TV Upfront Puts Cable in Back Seat

As ad-sales season winds down, the big networks have more than hung tough.
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The broadcast networks held their ground and more this year in television's upfront ad season.

The broadcast networks have signed up billions of dollars in business for the coming prime-time season. Meanwhile, their cable siblings have been largely relegated to the sidelines by their softening ratings and perhaps unrealistic bargaining stance.

On the back of well-received programs and thanks largely to a decision to price its broadcast inventory favorably,

Disney's

(DIS) - Get Report

ABC was able to nab a greater number of advertisers and bigger piece of the $9-billion-plus pie this year.

Viacom's

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CBS has done $2.6 billion and generated more advertiser interest, while

News Corp.'s

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Fox brought in $1.6 billion, and

Time Warner's

(TWX)

WB and Viacom's UPN together are over $1 billion -- all seeing rate increases.

But it was ABC, with hit creative properties such as

Lost

and

Desperate Housewives

, that drew advertisers in droves. They committed to $2.1 billion this year vs. $1.6 billion last year, a 30% increase. That figure doesn't include the network's sports programming, which includes next January's Super Bowl, or other daytime programming revenue totaling hundreds of millions of dollars.

ABC Sales President Mike Shaw asked for modest increases of between 4% and 6%, a strategy that paid dividends across the board at the once-struggling network. If anyone was in a position to ask for more, it was Shaw and ABC. The network ended up making the market, and it was the cable vendors who have been overplaying their hands so far.

Cable networks are eager to make hay on declining broadcast viewership patterns and media buyers' lukewarm attitudes toward the big networks' programming. In recent times, cable networks have done their best to chisel into broadcast dominance by doing deals earlier. Typically, broadcasters write business first, followed by cable, and finally syndication TV deals are placed.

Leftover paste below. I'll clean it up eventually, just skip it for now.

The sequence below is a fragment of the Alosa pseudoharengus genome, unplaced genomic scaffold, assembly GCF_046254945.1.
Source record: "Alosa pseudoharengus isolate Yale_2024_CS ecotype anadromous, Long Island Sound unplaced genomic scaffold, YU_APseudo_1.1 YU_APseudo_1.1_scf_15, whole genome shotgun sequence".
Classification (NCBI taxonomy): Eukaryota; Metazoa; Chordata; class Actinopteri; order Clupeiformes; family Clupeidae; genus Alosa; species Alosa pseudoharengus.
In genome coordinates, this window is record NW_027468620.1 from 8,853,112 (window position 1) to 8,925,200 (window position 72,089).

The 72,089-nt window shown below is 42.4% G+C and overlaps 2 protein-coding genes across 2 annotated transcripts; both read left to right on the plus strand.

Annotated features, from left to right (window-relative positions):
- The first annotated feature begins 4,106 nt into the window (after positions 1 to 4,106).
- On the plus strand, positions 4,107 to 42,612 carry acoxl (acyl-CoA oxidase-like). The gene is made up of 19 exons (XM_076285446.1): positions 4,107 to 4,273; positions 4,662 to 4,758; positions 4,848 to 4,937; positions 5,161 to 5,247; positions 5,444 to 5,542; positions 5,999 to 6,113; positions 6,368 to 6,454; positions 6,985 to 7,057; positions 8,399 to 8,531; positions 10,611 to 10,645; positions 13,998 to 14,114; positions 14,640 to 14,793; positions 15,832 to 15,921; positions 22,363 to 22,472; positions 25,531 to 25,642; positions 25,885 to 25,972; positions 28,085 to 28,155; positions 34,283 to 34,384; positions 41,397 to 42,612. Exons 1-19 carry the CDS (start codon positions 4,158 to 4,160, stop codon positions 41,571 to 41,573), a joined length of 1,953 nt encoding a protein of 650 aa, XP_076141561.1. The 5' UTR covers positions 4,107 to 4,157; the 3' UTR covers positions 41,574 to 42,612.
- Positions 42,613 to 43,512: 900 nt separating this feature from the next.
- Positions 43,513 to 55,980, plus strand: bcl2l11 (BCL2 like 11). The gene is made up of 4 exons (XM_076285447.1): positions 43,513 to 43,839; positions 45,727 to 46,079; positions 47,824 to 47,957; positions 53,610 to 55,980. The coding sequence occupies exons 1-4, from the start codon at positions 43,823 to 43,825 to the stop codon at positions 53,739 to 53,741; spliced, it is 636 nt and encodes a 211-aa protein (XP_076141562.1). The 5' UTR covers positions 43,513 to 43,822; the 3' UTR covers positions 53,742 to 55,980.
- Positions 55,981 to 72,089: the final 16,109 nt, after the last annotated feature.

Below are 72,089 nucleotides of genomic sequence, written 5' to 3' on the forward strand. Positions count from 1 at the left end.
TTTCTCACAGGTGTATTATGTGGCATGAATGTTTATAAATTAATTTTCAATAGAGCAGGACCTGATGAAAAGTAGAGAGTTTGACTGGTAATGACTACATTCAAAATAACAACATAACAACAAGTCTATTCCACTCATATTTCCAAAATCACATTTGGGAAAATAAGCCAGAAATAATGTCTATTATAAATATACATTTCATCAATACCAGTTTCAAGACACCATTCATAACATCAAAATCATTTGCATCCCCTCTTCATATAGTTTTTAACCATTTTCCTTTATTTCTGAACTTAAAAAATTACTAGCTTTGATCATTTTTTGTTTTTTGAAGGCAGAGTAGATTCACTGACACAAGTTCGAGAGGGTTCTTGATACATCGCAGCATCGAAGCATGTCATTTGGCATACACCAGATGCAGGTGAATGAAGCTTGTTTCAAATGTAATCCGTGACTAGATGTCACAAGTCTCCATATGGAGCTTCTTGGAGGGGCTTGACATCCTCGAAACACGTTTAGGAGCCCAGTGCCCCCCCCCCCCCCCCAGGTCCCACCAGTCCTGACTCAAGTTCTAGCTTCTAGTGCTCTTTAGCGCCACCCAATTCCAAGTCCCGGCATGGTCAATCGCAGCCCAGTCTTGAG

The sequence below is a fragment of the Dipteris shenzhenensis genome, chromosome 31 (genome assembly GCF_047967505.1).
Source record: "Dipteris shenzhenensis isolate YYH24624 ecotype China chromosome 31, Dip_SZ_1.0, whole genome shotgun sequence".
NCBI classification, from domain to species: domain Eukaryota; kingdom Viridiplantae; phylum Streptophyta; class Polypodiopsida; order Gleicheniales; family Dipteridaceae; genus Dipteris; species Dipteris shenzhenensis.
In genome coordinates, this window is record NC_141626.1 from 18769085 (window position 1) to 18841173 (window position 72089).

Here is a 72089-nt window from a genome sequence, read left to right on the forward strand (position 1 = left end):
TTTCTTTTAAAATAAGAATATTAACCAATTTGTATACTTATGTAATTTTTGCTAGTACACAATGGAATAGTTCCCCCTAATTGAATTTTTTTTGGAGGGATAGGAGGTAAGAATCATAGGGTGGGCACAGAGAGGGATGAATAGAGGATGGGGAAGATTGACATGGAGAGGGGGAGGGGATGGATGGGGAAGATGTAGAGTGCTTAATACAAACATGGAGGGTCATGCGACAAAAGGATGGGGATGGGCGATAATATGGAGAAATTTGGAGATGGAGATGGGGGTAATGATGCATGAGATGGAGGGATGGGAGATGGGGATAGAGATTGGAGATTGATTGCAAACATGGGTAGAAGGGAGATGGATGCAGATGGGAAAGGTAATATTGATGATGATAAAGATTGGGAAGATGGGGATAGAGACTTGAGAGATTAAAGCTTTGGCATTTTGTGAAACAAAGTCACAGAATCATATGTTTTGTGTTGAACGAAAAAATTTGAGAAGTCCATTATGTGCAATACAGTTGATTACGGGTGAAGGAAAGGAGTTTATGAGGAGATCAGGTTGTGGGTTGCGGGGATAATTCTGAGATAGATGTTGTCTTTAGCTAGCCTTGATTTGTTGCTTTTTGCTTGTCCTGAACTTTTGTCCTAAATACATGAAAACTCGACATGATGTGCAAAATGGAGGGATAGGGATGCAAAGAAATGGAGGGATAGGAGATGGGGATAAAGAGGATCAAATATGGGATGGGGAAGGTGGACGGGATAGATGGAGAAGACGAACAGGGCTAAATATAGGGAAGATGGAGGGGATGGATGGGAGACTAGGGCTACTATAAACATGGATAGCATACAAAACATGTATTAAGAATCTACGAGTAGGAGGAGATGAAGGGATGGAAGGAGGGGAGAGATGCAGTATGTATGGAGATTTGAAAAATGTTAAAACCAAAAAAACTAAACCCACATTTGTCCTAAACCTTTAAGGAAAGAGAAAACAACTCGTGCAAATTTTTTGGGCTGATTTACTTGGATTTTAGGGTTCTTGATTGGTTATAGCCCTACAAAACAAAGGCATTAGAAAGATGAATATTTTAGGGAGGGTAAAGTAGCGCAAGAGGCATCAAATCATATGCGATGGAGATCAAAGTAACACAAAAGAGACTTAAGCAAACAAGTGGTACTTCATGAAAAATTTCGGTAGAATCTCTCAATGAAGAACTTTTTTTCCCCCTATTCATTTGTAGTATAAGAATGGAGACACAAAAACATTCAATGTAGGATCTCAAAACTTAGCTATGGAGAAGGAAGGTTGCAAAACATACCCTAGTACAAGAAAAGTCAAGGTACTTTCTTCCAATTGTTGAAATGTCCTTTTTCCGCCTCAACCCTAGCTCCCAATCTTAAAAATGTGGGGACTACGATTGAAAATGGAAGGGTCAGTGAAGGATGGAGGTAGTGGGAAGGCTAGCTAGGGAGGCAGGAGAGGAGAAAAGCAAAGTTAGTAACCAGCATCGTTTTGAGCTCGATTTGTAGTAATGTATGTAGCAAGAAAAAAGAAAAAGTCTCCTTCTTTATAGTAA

But cable hasn't gotten much traction so far, thanks to some declines in cable ratings for the past season and an awkward insistence on price parity with broadcasters.

"At the cable networks, anyone who had a tough ratings year is going to feel some pain," says one media buying company research president. "For example, TLC is writing very little business, because its ratings were down 40%."

"Cable is looking for more than they can realistically get at this point," says another media company executive.

Viacom's MTV Networks is champing at the bit to write business, but according to sources, it is looking for too much of a price increase, given its ratings. But one buyer says that the fact that MTV Networks is "looking at global deals and cross-promotion vehicles will help. Even though their numbers are down, they will do some good business across the board."

Disney's ESPN, Time Warner's Turner and Liberty's Discovery have seen ratings declines this season. Ultimately the market has to move, and once MTV and Turner start to actively deal, the rest of the cable market will follow.

GE's

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NBC, meanwhile, the last broadcaster to write business, has been playing a game of who-blinks-first with buyers who want to pay the network less because of significant prime-time ratings declines this past season. NBC will be down off its high perch for the first time in a decade this year, but execs have less need for an increase than they have had in the past. "If they offer 1% increases or flat rates, they'll start to do some business," said one buyer.

Overall, the broadcasting market appears to be healthier than some had anticipated, and cable still has a way to go to achieve parity with the big guys.